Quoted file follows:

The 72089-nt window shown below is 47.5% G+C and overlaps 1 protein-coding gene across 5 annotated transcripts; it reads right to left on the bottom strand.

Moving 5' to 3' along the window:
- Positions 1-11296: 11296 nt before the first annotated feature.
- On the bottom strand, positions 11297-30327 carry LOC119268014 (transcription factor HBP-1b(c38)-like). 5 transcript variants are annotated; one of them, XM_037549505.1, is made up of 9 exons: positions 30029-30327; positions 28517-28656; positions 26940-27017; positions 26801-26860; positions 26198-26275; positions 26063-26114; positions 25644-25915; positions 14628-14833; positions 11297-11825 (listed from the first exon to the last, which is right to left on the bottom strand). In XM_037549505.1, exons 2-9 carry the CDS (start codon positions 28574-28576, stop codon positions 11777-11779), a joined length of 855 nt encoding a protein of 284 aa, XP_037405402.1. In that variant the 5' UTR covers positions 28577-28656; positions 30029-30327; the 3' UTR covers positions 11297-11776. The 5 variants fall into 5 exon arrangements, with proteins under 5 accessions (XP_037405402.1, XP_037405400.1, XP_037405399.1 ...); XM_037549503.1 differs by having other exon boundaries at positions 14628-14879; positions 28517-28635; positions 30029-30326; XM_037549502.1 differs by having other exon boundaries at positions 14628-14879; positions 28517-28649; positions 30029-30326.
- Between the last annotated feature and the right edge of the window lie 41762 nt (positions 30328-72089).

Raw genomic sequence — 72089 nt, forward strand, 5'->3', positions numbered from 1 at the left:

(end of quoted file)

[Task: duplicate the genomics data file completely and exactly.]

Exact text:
The 72089-nt window shown below is 47.5% G+C and overlaps 1 protein-coding gene across 5 annotated transcripts; it reads right to left on the bottom strand.

Moving 5' to 3' along the window:
- Positions 1-11296: 11296 nt before the first annotated feature.
- On the bottom strand, positions 11297-30327 carry LOC119268014 (transcription factor HBP-1b(c38)-like). 5 transcript variants are annotated; one of them, XM_037549505.1, is made up of 9 exons: positions 30029-30327; positions 28517-28656; positions 26940-27017; positions 26801-26860; positions 26198-26275; positions 26063-26114; positions 25644-25915; positions 14628-14833; positions 11297-11825 (listed from the first exon to the last, which is right to left on the bottom strand). In XM_037549505.1, exons 2-9 carry the CDS (start codon positions 28574-28576, stop codon positions 11777-11779), a joined length of 855 nt encoding a protein of 284 aa, XP_037405402.1. In that variant the 5' UTR covers positions 28577-28656; positions 30029-30327; the 3' UTR covers positions 11297-11776. The 5 variants fall into 5 exon arrangements, with proteins under 5 accessions (XP_037405402.1, XP_037405400.1, XP_037405399.1 ...); XM_037549503.1 differs by having other exon boundaries at positions 14628-14879; positions 28517-28635; positions 30029-30326; XM_037549502.1 differs by having other exon boundaries at positions 14628-14879; positions 28517-28649; positions 30029-30326.
- Between the last annotated feature and the right edge of the window lie 41762 nt (positions 30328-72089).

Raw genomic sequence — 72089 nt, forward strand, 5'->3', positions numbered from 1 at the left: